Review rule curves of reservoirs: CWC

This will ensure effective flood risk management

May 28, 2020 05:37 pm | Updated May 29, 2020 12:33 am IST - KOCHI

**EDS: UNDATED PICTURE WITH STORY MDS7** Thiruvananthapuram: An NDRF official holding Sooraj in his hand runs through the flooded bridge as his father follows after the 5th shutter of the Cheruthoni dam in Idukki was opened and the river water charged the bridge during 2018 Kerala floods. Three-year-old Sooraj smiles shyly when asked if he remembers the torrential rains last year and his parents Vijayaraj and Manju can still recount the incidents. (PTI Photo)   (PTI8_7_2019_000201B)

**EDS: UNDATED PICTURE WITH STORY MDS7** Thiruvananthapuram: An NDRF official holding Sooraj in his hand runs through the flooded bridge as his father follows after the 5th shutter of the Cheruthoni dam in Idukki was opened and the river water charged the bridge during 2018 Kerala floods. Three-year-old Sooraj smiles shyly when asked if he remembers the torrential rains last year and his parents Vijayaraj and Manju can still recount the incidents. (PTI Photo) (PTI8_7_2019_000201B)

The Central Water Commission (CWC) has suggested review of the rule curves of major reservoirs to ensure effective flood risk management.

“Rule curves (specifying levels to be maintained in the reservoir at different times in a year) of major reservoirs where flood cushion is not in-built need to be reviewed to have some dynamic flood cushion for major part of the flood season. This holds true for Kerala too,” Sharad Chandra, CWC Director, Flood Forecast Monitoring, told The Hindu in an email interview.

“The rule curves for three major reservoirs in Kerala that include Idduki, Idamalayar and Kakki have been reviewed and reformulated with consideration of flood moderation in consultation with the CWC,” he said.

Stating that faulty reservoir operation remains a challenge in minimising the flood risk, Mr. Chandra said dams by design did not cause flooding if the reservoirs were operated as per some standard operating procedure/operation manual/rule curves, which provide different levels to be maintained at different times in a year.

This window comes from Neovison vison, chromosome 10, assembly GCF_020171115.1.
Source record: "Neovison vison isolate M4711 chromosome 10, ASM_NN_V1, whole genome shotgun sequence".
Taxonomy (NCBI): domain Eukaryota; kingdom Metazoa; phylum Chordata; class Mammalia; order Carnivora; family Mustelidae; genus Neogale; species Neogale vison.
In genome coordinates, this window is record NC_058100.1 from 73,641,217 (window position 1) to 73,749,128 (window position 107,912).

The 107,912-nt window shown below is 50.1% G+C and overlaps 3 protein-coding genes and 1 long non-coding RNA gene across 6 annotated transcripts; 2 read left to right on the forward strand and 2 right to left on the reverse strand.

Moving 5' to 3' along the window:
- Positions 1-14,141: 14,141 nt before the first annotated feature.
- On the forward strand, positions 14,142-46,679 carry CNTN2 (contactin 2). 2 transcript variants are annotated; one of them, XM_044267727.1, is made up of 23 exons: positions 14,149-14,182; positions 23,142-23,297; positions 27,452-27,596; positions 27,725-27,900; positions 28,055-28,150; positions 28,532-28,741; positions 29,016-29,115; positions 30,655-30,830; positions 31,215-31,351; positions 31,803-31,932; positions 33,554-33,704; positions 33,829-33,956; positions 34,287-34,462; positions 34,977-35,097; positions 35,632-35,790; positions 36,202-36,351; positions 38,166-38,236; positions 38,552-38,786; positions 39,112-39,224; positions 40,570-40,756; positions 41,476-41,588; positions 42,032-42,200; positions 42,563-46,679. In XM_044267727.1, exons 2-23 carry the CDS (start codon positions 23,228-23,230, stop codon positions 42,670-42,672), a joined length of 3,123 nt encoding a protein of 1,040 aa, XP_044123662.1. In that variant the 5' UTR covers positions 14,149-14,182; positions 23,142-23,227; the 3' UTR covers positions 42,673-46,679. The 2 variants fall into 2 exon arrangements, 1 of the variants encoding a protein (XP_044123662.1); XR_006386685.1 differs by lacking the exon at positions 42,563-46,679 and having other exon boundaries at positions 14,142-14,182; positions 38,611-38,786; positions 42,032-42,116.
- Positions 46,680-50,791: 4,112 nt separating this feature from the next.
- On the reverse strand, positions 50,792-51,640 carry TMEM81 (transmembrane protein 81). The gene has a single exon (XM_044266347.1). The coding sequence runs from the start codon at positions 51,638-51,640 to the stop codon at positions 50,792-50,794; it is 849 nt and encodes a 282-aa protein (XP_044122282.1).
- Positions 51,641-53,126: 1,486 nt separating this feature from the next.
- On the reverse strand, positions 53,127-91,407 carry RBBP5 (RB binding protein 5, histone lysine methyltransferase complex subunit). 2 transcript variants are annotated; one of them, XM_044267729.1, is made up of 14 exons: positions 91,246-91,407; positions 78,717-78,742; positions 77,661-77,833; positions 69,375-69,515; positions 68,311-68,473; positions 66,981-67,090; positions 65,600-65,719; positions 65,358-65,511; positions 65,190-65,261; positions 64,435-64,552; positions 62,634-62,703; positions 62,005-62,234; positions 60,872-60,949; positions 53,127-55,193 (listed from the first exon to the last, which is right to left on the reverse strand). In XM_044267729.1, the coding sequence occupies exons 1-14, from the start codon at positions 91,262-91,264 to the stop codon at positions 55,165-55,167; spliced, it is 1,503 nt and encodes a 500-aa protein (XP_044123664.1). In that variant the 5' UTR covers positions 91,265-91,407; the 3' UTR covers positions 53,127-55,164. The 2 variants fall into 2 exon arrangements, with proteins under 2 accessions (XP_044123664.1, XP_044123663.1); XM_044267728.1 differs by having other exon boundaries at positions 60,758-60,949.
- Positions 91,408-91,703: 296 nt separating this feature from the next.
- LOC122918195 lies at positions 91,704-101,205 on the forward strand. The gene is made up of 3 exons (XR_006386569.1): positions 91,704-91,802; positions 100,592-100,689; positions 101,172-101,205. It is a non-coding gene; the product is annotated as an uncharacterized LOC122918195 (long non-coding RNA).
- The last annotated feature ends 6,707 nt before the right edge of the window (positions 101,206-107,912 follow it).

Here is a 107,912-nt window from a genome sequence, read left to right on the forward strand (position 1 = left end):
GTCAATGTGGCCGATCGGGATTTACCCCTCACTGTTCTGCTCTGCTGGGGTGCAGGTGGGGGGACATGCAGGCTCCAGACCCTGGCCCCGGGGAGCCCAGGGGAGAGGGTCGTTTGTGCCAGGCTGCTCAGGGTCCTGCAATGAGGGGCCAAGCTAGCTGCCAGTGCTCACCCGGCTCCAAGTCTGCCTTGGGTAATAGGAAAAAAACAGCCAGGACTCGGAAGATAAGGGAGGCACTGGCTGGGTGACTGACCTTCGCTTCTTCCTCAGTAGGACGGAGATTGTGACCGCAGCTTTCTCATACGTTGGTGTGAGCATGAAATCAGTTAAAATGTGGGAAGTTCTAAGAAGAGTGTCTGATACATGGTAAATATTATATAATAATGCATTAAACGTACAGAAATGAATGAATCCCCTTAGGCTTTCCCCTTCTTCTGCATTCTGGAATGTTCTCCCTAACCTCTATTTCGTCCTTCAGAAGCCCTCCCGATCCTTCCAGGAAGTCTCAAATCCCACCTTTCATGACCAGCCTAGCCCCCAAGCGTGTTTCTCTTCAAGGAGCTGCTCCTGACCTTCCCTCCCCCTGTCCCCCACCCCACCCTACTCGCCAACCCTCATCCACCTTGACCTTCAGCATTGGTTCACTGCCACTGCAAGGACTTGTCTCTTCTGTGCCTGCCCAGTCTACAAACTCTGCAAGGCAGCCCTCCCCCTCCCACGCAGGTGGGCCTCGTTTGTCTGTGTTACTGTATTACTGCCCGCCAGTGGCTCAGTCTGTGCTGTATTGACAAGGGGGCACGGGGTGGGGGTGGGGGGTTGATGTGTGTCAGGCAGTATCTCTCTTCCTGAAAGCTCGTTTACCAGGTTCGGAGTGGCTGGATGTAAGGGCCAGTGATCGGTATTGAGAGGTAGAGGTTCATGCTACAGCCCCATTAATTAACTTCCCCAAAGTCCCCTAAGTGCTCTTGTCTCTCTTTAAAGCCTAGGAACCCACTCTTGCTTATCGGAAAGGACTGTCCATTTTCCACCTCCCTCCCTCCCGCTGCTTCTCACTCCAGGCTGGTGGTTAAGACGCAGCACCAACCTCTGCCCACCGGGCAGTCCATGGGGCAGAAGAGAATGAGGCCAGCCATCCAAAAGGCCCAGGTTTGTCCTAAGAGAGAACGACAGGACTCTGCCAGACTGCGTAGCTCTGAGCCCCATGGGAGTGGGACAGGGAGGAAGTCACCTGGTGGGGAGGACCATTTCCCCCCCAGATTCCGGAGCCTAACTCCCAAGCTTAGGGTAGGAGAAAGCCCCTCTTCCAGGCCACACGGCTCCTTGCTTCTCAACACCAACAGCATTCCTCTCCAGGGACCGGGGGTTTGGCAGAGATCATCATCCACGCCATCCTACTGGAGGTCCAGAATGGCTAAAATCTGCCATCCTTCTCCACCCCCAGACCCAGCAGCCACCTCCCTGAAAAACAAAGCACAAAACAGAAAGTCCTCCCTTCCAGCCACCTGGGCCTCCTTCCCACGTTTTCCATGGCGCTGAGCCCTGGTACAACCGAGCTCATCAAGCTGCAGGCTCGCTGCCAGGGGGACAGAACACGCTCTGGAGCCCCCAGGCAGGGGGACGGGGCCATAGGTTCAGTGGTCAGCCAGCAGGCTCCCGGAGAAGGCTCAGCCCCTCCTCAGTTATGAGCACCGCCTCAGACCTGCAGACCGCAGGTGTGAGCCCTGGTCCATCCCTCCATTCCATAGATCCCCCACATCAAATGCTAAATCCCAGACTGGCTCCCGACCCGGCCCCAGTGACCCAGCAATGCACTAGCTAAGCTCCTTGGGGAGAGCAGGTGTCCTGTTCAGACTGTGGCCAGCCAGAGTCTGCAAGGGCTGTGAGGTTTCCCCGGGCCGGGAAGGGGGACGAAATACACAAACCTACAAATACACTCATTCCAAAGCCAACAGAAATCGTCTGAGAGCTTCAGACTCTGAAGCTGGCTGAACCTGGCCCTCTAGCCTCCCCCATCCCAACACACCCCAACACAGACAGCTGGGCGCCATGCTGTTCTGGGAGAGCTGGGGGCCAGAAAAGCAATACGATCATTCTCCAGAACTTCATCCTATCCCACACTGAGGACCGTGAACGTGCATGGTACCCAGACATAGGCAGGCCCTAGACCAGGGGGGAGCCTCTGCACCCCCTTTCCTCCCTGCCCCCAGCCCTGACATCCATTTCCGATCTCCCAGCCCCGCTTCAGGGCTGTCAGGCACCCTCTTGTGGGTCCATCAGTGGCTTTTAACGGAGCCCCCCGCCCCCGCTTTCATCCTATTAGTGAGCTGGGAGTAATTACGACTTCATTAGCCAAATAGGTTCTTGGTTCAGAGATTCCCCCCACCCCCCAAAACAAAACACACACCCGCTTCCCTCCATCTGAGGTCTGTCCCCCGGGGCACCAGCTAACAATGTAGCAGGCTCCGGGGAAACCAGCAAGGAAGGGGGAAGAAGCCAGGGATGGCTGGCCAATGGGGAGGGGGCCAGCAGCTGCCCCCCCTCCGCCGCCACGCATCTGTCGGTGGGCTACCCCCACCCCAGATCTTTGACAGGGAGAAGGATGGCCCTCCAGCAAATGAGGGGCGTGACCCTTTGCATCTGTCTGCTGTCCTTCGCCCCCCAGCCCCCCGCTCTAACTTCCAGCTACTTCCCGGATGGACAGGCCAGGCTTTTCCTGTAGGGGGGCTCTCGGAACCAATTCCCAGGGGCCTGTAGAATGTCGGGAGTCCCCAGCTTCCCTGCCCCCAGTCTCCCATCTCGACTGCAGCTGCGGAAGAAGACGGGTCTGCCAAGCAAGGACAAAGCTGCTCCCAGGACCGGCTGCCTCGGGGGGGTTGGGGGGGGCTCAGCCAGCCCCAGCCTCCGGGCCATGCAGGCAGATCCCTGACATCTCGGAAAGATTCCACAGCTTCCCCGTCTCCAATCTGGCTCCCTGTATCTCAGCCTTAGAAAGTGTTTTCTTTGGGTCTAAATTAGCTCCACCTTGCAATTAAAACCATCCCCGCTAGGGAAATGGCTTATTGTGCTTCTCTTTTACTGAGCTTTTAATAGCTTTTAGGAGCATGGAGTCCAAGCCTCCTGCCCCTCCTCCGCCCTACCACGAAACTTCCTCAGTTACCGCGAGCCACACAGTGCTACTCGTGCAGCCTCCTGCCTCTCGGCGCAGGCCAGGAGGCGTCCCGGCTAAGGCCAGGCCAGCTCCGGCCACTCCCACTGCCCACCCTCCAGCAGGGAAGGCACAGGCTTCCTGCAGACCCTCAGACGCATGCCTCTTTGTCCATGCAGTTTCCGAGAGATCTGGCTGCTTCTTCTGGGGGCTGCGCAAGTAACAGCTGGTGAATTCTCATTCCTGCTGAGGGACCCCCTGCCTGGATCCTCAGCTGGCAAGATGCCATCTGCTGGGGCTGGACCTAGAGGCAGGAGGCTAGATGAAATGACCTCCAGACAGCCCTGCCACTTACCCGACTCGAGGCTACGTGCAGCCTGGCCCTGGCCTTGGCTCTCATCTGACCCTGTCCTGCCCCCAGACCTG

“If the reservoir levels are quite high during the initial and middle months of a flood period, then it is tantamount to inviting trouble. Filling of reservoir should generally be slow during the initial period of the flood season and aggressive filling should be done during the end of the flood season. Inflow forecast should be utilised for real-time operation of reservoirs. It helps in pre-emptying the reservoir to avoid flooding-like situation downstream,” he said.

An Emergency Action Plan for dam break/extreme flood situations should be ready. “It will include flood inundation maps, flood waves and time analysis. The channel encroachment in downstream stretches of a dam should be removed,” he said. On whether Kerala would face another flood in the upcoming monsoon season, Mr. Chandra said there were evidences of increasing number of high intensity rainfall event varying spatially as well as temporally all over the country. “Such events lead to flash floods. Urban flooding due to storm water drainage congestion (pluvial in nature) has also become common in towns/cities due to such extreme meteorological events. Prediction (forecast with sufficient response/ lead time) of such floods is not possible,” he said.

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